Yesterday, I finished Greg deBeer's book, Pro Tools 10 for Game Audio. Clearly the book is in part an advertisement for Pro Tools 10 and how it can apply to Game Audio. Most music tech people I know are using Pro Tools for serious studio recording, and I don't think of it as something to learn for game audio, but I might now! Really cool to get step by step instructions for how to use Pro Tools this way. Here's a superb interview with Greg deBeer's about his work with dialogue at Sony, although now his title is Senior Sound Designer.
Similar to The Game Audio Tutorial, following this book provides access to some sound files the reader can manipulate. That said, one of the differences between the two is that The Game Audio Tutorial focuses more on how to integrate the audio into the game environment, where as Pro Tools 10 is more of a walkthrough about all the ways Pro Tools can apply to game audio, making samples, etc. I appreciate that this book lays out definitions of common words to encounter in the industry. For instance, I now understand the difference between Foley, Sound effects, and Backgrounds. And also walla and futz. Music specific terms to know are: score, cue, song, soundtrack, temp, diegetic/extra-diegetic, transition, motif, and hit point.
Interesting to think about localization from an audio standpoint. I always wondered why there were so many groans and screams in cinematics in games. That kind of stuff doesn't have to be re-recorded, but any intelligible dialogue or sound, of course, does. If classical singers really were into their languages in the right way, they might make an interesting living helping with localization, since the languages: French, Italian, German, and Spanish (FIGS) are the same that classical singers commonly train in.
I also hadn't considered quite how different sound effects for movies are from games. Whereas movie audio happens as a pre-determined sequence of events, game audio is dependent on player action, not a one time fixed order. Games have to be able to account for this without sounding repetitive or boring.
While most of the book seems aimed at making audio effects, the chapter on music had some interesting points as well. Using music in games from commercial music libraries is one thing I hadn't really considered. Of course, I understood this at some level considering that in an earlier blog I discussed Nintendo's use of stock chanting in the Fire Temple level of Ocarina of Time. Also, the difference between layering music and jump cuts in the music. With many games today, there's probably a combination of these elements.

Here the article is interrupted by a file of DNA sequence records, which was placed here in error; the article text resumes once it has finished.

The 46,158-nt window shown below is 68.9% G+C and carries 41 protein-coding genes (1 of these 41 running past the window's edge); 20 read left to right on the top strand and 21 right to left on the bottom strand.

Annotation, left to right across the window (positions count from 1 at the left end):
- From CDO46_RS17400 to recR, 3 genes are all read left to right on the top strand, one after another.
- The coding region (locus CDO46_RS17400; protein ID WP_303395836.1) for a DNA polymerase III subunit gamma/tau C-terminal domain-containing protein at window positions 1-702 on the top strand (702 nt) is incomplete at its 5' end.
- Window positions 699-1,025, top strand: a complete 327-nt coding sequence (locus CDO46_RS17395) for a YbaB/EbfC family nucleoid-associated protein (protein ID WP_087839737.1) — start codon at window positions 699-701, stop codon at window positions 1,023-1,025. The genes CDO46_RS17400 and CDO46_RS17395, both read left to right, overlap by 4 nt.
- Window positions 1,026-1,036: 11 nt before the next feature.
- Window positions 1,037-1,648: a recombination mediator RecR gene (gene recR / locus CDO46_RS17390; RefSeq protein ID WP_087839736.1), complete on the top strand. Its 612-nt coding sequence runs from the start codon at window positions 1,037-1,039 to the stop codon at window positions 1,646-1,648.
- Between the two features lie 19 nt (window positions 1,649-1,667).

Some of the specifics about audio level for cinematic mixing are good for me to encounter and explore more. But one of my favorite comments from the end of the book is one I tell my Mus Ed Tech classes: check your work on multiple speakers! Anyone who's worked with audio knows that a mix might sound fine on your laptop or headphones, but sound completely different once you've plugged in to larger speakers. Great advice. Think not only about how the audio sounds with your set up, but with others-- and for the audiophiles who are often creating these games, this might mean using earbuds instead of a 5.1 surround sound setup.
Reading these "how-to" manuals the last few days has opened my eyes to some expertise from folks who are working and making a living in the game audio profession. I'm constantly surprised by how much of the literature focuses on effects and not on music. Recording techniques can carry over from dialogue, vehicles, gunfire, etc to music, but the focus in these books is not on music. Of course, in the case of The Game Audio Tutorial and Pro Tools 10 for Game Audio, this could be because the authors are talking about FPS games where explosions are king. I understand that the FPS genre is the best selling one, but platform gaming sounds/music deserve more than a passing mention in these books. Furthermore, although I've enjoyed learning about all these different game audio areas, I'd like to see more specific information about music composition for games and techniques for that rather than the broader focus on game audio.